Spirits in the Absence of Stones: Restoring Western North Carolina’s Oldest Public African American Cemetery
Google Earth & GIS Map To use the Global Information Systems (GIS) map that students and alumni created, you will need to read the instructions, download the linked KML file, and also download and install Google Earth. See details at the website linked above. To use the map at the cemetery, you will need to install Google Earth on your mobile device and download the KML file as well.
Stories Beneath: Uncovering the South Asheville Cemetery Documentary film produced by Nadia Marti ’16 and Gabrielle Holodnak ’17 for the Documentary Film course with Professors Heather Stewart Harvey and Jeffrey Keith. Interviews included: George Gibson & George Taylor, Olivia Metz, Ellen Pearson.
Reenactment of the Slave Narative of Sarah Gudger Sarah Gudger was born into slavery in Buncombe County. Freed after the Civil War, there are conflicting records of her death. She may be buried in the South Asheville Cemetery in an unmarked grave (she lived at the time of her death on Dalton Street), or she may be buried in Swannanoa (where her former owners lived). Sarah Gudger’s Narrative was transcribed by the Federal Writers Project Slave Narratives of 1937. This audio reenactment features actress Becky Stone. The original 1937 transcript can be found here.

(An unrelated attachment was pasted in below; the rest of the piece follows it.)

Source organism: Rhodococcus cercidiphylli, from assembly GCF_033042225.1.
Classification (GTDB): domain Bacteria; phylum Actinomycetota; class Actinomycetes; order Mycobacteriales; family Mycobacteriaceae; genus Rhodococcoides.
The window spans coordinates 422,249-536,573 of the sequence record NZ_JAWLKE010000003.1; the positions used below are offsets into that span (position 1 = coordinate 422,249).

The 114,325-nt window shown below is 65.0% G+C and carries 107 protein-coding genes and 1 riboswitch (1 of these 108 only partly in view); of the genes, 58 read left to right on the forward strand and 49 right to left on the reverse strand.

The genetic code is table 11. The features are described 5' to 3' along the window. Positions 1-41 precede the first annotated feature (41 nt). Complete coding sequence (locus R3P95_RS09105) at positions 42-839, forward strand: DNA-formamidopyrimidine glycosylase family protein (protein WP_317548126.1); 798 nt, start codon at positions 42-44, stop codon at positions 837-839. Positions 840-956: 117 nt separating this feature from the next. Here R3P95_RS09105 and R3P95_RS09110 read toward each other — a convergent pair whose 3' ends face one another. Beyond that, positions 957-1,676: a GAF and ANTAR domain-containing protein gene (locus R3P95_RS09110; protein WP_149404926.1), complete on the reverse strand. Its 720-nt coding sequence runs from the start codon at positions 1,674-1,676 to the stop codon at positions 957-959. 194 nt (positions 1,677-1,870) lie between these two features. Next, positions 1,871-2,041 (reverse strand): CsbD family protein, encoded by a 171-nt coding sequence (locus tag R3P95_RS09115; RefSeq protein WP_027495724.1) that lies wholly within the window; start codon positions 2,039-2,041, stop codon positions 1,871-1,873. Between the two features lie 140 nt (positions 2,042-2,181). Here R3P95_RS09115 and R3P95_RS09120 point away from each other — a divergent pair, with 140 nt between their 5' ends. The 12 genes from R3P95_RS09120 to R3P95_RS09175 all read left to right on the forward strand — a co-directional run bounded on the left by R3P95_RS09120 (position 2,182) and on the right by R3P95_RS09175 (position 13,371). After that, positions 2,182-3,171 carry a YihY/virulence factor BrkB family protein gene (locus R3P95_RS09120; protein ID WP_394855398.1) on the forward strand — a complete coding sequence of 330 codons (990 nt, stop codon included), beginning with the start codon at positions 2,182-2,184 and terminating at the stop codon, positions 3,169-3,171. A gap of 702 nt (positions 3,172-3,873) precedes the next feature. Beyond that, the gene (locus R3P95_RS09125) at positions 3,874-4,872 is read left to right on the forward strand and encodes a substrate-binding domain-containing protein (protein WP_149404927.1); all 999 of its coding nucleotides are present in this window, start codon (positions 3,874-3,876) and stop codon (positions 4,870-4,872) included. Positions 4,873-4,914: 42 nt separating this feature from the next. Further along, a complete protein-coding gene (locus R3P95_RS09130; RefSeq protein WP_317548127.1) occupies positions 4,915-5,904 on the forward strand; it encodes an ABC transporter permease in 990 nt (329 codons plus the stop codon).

Forever Free: Slave Ownership Records for Buncombe County In recent years, the Buncombe County Register of Deeds has undergone a massive initiative to digitize the slave deed records kept by the county. “The Register of Deeds Office presents these records in an effort to help remember our past so we will never again repeat it.”
South Asheville Cemetery Association This website for the association was created by Warren Wilson College students in the 2014 Appalachian Semester. On it, you can find more information, history, maps, videos, articles, and many other resources.